bowes lyons

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Royal patronesses of the Queen’s College of St. Margaret and St. Bernard (Queens’ College, Cambridge):

1. Margaret of Anjou (Queen consort of Henry VI)
2. Elizabeth Woodville (Queen consort of Edward IV)
3. Anne Neville (Queen consort of Richard III)
4. Elizabeth Bowes-Lyon (Queen consort of George VI)
5. Elizabeth II (Queen Regnant)

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Queen Elizabeth II Alphabet

C is for Royal Christenings 

Happy mother’s day!

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Lady Elizabeth Bowes-Lyon, 1919.

In the summer of 1918 Elizabeth emerged in society. She attended a ball given by the Countess of Powis at 45 Berkeley Square for her daughter Hermione, a direct contemporary. “I remember dancing with a nice young American… she wrote later, “and the amazement and thrill when the next day a huge bunch of red roses arrived! In those days flowers were very rare!” At the time when young girls were excited by lunches at the Ritz, and young men coming to tea, she added: “one was thrilled by that sort of things.”  | Hugo Vickers.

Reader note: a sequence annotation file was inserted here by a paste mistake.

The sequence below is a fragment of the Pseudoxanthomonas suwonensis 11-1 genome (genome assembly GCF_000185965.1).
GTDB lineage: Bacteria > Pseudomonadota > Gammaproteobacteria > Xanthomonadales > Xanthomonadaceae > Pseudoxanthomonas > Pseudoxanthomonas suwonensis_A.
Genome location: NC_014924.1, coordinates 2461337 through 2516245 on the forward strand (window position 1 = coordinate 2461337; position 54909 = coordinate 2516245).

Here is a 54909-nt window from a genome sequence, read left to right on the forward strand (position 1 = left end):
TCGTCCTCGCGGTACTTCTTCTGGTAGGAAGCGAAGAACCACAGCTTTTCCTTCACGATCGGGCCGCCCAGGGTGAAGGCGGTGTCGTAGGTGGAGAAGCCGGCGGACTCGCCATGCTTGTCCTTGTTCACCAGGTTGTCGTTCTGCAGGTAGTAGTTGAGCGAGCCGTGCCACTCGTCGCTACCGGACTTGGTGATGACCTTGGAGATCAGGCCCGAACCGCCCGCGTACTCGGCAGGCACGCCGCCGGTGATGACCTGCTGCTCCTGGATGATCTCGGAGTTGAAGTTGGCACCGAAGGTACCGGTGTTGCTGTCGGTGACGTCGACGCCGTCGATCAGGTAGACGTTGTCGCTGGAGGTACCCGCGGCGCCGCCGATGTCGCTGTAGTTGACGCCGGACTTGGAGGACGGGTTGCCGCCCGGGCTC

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Queen Elizabeth II Alphabet

F is for Family Photos

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♕  My Favourite Tiaras The Strathmore Rose Tiara

The Strathmore Rose Tiara was a wedding gift to Elizabeth Bowes-Lyon (the future Queen Elizabeth) from her father, the Earl of Strathmore. The five roses can be used as brooches and it has two different frames, so it can be worn; across the forehead or on the top of the head. Queen Elizabeth used it, mostly, in her early years as a royal. It was inherited by Queen Elizabeth II at the death of her mother.

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There are countless stories, all substantiated, of the scamps the young Elizabeth and David were. “At Glamis, they smoked on the stairs and, from a turret accessed by a 143-step spiral staircase, they poured cold water over the heads of well-dressed, unsuspecting guests…” pretending it was hot oil. “They also once painted the lower rungs of a ladder with white paint, unbeknown to the painter standing several rungs above. Much to their pleasure his white footprints covered the whole of the lawn.” On another occassion, Elizabeth cut up a new set of sheets which had been put on her bed. When the plainly-astonished adult enquired of the naughty child what her mother would say when she found out, she replied jautily, “Oh, Elizabeth!”, which turned out to be the case. Elizabeth was even allowed to bring her Shetland pony, Bobs, into the house, and once even took it upstairs to her bedroom. 

The Queen Mother: The Untold Story of Elizabeth Bowes Lyon by Lady Colin Campbell